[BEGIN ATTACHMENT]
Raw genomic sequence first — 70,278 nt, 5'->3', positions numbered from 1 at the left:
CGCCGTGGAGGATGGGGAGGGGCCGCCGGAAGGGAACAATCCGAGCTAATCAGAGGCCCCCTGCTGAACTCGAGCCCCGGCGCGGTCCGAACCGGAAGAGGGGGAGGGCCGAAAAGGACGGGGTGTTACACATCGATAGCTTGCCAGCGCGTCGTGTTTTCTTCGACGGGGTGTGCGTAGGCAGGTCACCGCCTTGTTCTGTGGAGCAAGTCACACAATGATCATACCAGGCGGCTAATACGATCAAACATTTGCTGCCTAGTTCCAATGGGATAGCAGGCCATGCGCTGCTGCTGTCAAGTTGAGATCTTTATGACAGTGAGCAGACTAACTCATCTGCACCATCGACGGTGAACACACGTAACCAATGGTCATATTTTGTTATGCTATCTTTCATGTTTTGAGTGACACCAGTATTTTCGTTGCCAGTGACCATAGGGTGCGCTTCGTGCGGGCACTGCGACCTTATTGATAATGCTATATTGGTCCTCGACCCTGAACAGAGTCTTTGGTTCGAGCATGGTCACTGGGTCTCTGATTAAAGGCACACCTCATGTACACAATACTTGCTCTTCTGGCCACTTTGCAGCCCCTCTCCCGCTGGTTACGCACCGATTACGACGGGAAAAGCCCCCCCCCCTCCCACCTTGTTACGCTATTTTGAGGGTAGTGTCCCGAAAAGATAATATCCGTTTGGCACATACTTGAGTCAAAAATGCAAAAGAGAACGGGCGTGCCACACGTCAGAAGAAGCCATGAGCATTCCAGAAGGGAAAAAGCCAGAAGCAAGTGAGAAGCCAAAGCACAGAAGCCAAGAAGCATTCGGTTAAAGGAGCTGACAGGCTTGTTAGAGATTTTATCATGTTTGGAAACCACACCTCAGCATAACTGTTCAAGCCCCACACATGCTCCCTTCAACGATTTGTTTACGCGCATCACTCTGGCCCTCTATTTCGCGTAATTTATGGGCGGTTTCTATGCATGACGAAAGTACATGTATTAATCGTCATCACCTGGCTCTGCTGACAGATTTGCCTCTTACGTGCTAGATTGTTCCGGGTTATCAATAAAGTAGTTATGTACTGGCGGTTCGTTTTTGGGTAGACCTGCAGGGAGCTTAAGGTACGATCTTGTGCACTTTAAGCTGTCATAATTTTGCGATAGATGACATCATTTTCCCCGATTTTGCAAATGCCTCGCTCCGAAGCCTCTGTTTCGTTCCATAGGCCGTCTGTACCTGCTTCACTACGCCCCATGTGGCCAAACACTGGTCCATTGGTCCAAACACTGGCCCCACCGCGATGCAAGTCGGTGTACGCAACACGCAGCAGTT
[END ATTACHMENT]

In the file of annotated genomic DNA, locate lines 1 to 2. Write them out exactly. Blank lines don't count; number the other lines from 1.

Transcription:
Raw genomic sequence first — 70,278 nt, 5'->3', positions numbered from 1 at the left:
CGCCGTGGAGGATGGGGAGGGGCCGCCGGAAGGGAACAATCCGAGCTAATCAGAGGCCCCCTGCTGAACTCGAGCCCCGGCGCGGTCCGAACCGGAAGAGGGGGAGGGCCGAAAAGGACGGGGTGTTACACATCGATAGCTTGCCAGCGCGTCGTGTTTTCTTCGACGGGGTGTGCGTAGGCAGGTCACCGCCTTGTTCTGTGGAGCAAGTCACACAATGATCATACCAGGCGGCTAATACGATCAAACATTTGCTGCCTAGTTCCAATGGGATAGCAGGCCATGCGCTGCTGCTGTCAAGTTGAGATCTTTATGACAGTGAGCAGACTAACTCATCTGCACCATCGACGGTGAACACACGTAACCAATGGTCATATTTTGTTATGCTATCTTTCATGTTTTGAGTGACACCAGTATTTTCGTTGCCAGTGACCATAGGGTGCGCTTCGTGCGGGCACTGCGACCTTATTGATAATGCTATATTGGTCCTCGACCCTGAACAGAGTCTTTGGTTCGAGCATGGTCACTGGGTCTCTGATTAAAGGCACACCTCATGTACACAATACTTGCTCTTCTGGCCACTTTGCAGCCCCTCTCCCGCTGGTTACGCACCGATTACGACGGGAAAAGCCCCCCCCCCTCCCACCTTGTTACGCTATTTTGAGGGTAGTGTCCCGAAAAGATAATATCCGTTTGGCACATACTTGAGTCAAAAATGCAAAAGAGAACGGGCGTGCCACACGTCAGAAGAAGCCATGAGCATTCCAGAAGGGAAAAAGCCAGAAGCAAGTGAGAAGCCAAAGCACAGAAGCCAAGAAGCATTCGGTTAAAGGAGCTGACAGGCTTGTTAGAGATTTTATCATGTTTGGAAACCACACCTCAGCATAACTGTTCAAGCCCCACACATGCTCCCTTCAACGATTTGTTTACGCGCATCACTCTGGCCCTCTATTTCGCGTAATTTATGGGCGGTTTCTATGCATGACGAAAGTACATGTATTAATCGTCATCACCTGGCTCTGCTGACAGATTTGCCTCTTACGTGCTAGATTGTTCCGGGTTATCAATAAAGTAGTTATGTACTGGCGGTTCGTTTTTGGGTAGACCTGCAGGGAGCTTAAGGTACGATCTTGTGCACTTTAAGCTGTCATAATTTTGCGATAGATGACATCATTTTCCCCGATTTTGCAAATGCCTCGCTCCGAAGCCTCTGTTTCGTTCCATAGGCCGTCTGTACCTGCTTCACTACGCCCCATGTGGCCAAACACTGGTCCATTGGTCCAAACACTGGCCCCACCGCGATGCAAGTCGGTGTACGCAACACGCAGCAGTT